Choking is when someone cannot breathe because food, a toy, or other object is blocking the throat or windpipe (airway).
Heimlich maneuver - unconscious adult or child over 1 year
- Eating too fast, failing to chew food well enough, or eating with poorly fitting dentures
- Drinking alcohol (even a small amount of alcohol affects awareness)
- Being unconscious (a person may breathe in vomited material)
- Breathing in or swallowing small objects (young children)
- Having trauma to the head and face (swelling, bleeding, or deformity can cause choking)
- Bluish color to the lips and nails
- Inability to breathe
- Inability to talk
1. Roll the person onto the back on a hard surface, keeping the back in a straight line while firmly supporting the head and neck. Expose the person's chest.
2. Open the person's mouth with your thumb and index finger, placing your thumb over the tongue and your index finger under the chin. If the object is visible and loose, remove it. If the person is older than age 8, sweep two fingers from one side of the throat to the other to attempt to remove the object.
3. Lift the person's chin while tilting the head back to move the tongue away from the windpipe.
4. Place your ear close to the person's mouth and watch for chest movement. For 5 seconds look, listen, and feel for breathing.
5. If the person is breathing, give first aid for unconsciousness.
6. If the person is not breathing, begin rescue breathing. Maintain the head position, close the person's nostrils by pinching them with your thumb and index finger, and cover the person's mouth tightly with your mouth. Give two slow, full breaths, with a pause in between.
7. If the person's chest does not rise, reposition the head and give two more breaths.
8. Open the person's mouth with your thumb and index finger. If the object is visible and loose, remove it.
9. If the object is removed, but the person has no pulse, begin CPR with chest compressions. If no object is visible, begin CPR.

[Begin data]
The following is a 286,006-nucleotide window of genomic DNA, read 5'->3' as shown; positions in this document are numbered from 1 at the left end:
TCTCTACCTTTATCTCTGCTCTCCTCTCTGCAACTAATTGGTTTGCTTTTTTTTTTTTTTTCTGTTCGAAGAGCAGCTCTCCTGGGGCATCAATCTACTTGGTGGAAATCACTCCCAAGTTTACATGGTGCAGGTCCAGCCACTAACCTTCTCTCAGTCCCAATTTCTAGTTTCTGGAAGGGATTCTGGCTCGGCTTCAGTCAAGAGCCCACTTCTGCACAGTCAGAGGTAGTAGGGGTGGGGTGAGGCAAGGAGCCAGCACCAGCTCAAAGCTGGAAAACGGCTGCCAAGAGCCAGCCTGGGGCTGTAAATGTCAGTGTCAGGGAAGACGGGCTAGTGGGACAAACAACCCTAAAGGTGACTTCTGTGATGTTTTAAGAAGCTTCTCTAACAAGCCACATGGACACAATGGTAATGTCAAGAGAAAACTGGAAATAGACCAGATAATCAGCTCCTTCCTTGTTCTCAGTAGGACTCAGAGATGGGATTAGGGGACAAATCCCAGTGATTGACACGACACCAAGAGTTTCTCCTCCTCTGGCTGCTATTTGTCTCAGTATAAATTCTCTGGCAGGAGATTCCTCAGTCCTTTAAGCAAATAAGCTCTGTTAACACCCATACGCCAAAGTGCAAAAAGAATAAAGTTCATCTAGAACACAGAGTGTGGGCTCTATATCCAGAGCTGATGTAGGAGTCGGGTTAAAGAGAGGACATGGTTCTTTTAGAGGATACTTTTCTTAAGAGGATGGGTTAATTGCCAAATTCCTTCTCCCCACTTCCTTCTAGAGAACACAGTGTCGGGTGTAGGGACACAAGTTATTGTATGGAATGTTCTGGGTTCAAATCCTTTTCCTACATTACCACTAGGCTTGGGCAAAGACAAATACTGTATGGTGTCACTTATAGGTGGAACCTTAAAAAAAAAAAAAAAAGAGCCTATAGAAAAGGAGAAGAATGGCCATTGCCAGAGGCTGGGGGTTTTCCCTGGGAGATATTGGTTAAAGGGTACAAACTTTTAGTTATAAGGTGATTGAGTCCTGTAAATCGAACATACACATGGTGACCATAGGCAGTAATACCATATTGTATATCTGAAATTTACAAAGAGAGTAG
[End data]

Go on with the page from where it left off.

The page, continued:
10. If the person starts having convulsions or seizures, give first aid for this problem.
After removing the object that caused the choking, keep the person still and get medical help. Anyone who is choking should have a medical examination, because complications can arise not only from the choking, but also from the first aid measures that were taken.
DO NOT try to grasp an object that is lodged in the person's throat. This might push it farther down the airway. If you can see the object in the mouth, it may be removed.
DO NOT begin the chest compressions of CPR (if heartbeat has stopped) until the airway is cleared.
Seek medical help right away if someone is found unconscious.
When the person is choking:
- Tell someone to call 911 or the local emergency number while you begin first aid/CPR
- If you are alone, shout for help and begin first aid/CPR
A choking person's airway may be completely or partially blocked so that not enough oxygen reaches the lungs. A complete blockage is a medical emergency. A partial blockage can quickly become life threatening if the person cannot properly breathe.
Without oxygen, permanent brain damage can occur in as little as 4 - 6 minutes. Rapid first aid for choking can save a life.
Occasionally an object will enter the lung. While the person may appear to improve and breathe normally, in a few days symptoms may develop, such as:
If this happens, get medical help right away.
- Eat slowly and chew food completely.
- Don't drink too much alcohol before or during eating.
- Keep small objects away from young children.
- Make sure dentures fit properly.
Manno M. Pediatric respiratory emergencies: upper airway obstruction and infections. In: Marx J, ed. Rosen's Emergency Medicine: Concepts and Clinical Practice. 6th ed. Philadelphia, Pa: Mosby Elsevier; 2006: chap 166.
Thomas SH, Brown DFM. Foreign bodies. In: Marx J, ed. Rosen's Emergency Medicine: Concepts and Clinical Practice. 6th ed. Philadelphia, Pa: Mosby Elsevier; 2006: chap 57.
Hauda WE II. Pediatric cardiopulmonary resuscitation. In: Tintinalli JE, Kelen GD, Stapczynski JS, Ma OJ, Cline DM, eds. Emergency Medicine: A Comprehensive Study Guide. 6th ed. New York, NY: McGraw-Hill; 2004:chap 14.
Review Date: 7/8/2009
Reviewed By: Jacob L. Heller, MD, MHA, Emergency Medicine, Virginia Mason Medical Center, Seattle, Washington, Clinic. Also reviewed by David Zieve, MD, MHA, Medical Director, A.D.A.M., Inc.
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